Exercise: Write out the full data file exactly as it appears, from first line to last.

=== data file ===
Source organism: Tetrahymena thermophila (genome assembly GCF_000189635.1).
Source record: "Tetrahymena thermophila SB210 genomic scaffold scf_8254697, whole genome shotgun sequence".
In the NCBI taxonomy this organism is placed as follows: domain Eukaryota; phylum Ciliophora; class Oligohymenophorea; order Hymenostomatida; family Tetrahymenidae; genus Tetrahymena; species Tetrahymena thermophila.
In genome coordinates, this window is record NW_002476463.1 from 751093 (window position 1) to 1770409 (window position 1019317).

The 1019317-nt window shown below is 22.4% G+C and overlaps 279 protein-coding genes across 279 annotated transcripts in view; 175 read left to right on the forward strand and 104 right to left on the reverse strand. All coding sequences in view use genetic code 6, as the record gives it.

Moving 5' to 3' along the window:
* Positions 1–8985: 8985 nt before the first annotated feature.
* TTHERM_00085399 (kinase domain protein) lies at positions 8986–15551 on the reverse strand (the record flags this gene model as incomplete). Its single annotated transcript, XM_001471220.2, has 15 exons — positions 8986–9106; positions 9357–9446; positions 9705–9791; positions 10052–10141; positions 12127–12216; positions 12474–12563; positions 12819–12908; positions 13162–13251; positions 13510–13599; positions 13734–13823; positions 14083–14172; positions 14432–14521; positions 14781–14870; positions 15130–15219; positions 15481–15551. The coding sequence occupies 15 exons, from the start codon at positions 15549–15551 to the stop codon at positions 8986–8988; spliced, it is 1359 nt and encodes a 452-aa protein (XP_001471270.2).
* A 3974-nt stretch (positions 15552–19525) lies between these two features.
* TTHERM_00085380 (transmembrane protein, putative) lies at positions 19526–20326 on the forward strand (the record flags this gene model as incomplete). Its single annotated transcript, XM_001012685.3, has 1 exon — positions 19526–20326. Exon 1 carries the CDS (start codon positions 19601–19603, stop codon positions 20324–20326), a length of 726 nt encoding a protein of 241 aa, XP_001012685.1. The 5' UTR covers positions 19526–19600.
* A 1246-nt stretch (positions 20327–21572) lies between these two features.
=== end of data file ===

Source organism: Tetrahymena thermophila (genome assembly GCF_000189635.1).
Source record: "Tetrahymena thermophila SB210 genomic scaffold scf_8254697, whole genome shotgun sequence".
In the NCBI taxonomy this organism is placed as follows: domain Eukaryota; phylum Ciliophora; class Oligohymenophorea; order Hymenostomatida; family Tetrahymenidae; genus Tetrahymena; species Tetrahymena thermophila.
In genome coordinates, this window is record NW_002476463.1 from 751093 (window position 1) to 1770409 (window position 1019317).

The 1019317-nt window shown below is 22.4% G+C and overlaps 279 protein-coding genes across 279 annotated transcripts in view; 175 read left to right on the forward strand and 104 right to left on the reverse strand. All coding sequences in view use genetic code 6, as the record gives it.

Moving 5' to 3' along the window:
* Positions 1–8985: 8985 nt before the first annotated feature.
* TTHERM_00085399 (kinase domain protein) lies at positions 8986–15551 on the reverse strand (the record flags this gene model as incomplete). Its single annotated transcript, XM_001471220.2, has 15 exons — positions 8986–9106; positions 9357–9446; positions 9705–9791; positions 10052–10141; positions 12127–12216; positions 12474–12563; positions 12819–12908; positions 13162–13251; positions 13510–13599; positions 13734–13823; positions 14083–14172; positions 14432–14521; positions 14781–14870; positions 15130–15219; positions 15481–15551. The coding sequence occupies 15 exons, from the start codon at positions 15549–15551 to the stop codon at positions 8986–8988; spliced, it is 1359 nt and encodes a 452-aa protein (XP_001471270.2).
* A 3974-nt stretch (positions 15552–19525) lies between these two features.
* TTHERM_00085380 (transmembrane protein, putative) lies at positions 19526–20326 on the forward strand (the record flags this gene model as incomplete). Its single annotated transcript, XM_001012685.3, has 1 exon — positions 19526–20326. Exon 1 carries the CDS (start codon positions 19601–19603, stop codon positions 20324–20326), a length of 726 nt encoding a protein of 241 aa, XP_001012685.1. The 5' UTR covers positions 19526–19600.
* A 1246-nt stretch (positions 20327–21572) lies between these two features.